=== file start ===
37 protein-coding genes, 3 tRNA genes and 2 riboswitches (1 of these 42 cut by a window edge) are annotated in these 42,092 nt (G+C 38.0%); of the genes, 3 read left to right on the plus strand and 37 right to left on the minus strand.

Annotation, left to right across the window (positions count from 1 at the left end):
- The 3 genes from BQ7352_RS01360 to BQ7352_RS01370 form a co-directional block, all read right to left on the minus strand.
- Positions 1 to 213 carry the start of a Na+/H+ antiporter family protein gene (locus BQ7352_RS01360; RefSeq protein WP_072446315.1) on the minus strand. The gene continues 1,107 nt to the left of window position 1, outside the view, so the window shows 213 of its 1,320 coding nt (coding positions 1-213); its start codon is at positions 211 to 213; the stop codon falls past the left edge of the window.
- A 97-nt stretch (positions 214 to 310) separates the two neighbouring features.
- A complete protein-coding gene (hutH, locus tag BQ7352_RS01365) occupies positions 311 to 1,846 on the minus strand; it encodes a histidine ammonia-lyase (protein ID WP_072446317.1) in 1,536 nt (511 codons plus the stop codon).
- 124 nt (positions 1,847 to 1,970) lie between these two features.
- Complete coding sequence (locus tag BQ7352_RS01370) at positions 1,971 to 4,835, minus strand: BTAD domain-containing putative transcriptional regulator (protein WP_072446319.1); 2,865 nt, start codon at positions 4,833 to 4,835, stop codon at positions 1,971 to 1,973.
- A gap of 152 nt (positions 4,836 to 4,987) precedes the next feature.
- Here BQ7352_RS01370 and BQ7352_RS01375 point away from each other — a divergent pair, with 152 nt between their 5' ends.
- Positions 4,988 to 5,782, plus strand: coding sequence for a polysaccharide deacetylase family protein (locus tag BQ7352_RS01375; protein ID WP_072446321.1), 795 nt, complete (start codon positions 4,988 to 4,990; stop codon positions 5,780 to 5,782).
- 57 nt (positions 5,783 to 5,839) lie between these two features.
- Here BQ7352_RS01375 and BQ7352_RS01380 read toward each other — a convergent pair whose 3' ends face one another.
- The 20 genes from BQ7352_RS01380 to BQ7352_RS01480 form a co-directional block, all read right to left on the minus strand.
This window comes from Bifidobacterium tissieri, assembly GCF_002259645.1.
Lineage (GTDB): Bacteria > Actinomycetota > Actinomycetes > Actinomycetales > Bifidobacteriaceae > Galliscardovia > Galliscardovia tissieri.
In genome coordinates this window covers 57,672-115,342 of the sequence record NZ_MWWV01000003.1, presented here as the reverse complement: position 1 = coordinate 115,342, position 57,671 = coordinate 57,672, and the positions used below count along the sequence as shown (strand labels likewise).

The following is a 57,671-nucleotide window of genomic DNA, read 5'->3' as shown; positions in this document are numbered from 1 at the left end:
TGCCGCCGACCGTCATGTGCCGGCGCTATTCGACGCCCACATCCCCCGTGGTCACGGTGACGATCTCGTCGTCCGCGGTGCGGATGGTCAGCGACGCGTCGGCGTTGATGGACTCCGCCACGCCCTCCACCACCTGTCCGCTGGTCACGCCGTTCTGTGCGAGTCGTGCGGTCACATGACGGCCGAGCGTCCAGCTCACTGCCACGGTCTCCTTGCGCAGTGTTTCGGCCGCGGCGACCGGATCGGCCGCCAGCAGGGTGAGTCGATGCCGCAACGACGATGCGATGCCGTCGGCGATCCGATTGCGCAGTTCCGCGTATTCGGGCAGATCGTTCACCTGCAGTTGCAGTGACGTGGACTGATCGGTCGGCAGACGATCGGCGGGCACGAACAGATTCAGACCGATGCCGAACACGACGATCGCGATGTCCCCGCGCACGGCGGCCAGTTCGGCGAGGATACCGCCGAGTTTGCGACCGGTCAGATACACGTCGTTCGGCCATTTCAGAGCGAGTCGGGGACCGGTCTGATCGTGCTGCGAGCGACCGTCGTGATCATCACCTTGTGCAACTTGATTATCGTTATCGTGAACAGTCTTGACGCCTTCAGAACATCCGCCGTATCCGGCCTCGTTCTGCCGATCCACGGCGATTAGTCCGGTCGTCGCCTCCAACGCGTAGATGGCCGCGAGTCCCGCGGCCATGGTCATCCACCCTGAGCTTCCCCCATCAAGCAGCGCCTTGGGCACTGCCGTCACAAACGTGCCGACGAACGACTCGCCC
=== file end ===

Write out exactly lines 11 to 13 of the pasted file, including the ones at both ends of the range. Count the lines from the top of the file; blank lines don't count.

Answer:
- Positions 4,988 to 5,782, plus strand: coding sequence for a polysaccharide deacetylase family protein (locus tag BQ7352_RS01375; protein ID WP_072446321.1), 795 nt, complete (start codon positions 4,988 to 4,990; stop codon positions 5,780 to 5,782).
- 57 nt (positions 5,783 to 5,839) lie between these two features.
- Here BQ7352_RS01375 and BQ7352_RS01380 read toward each other — a convergent pair whose 3' ends face one another.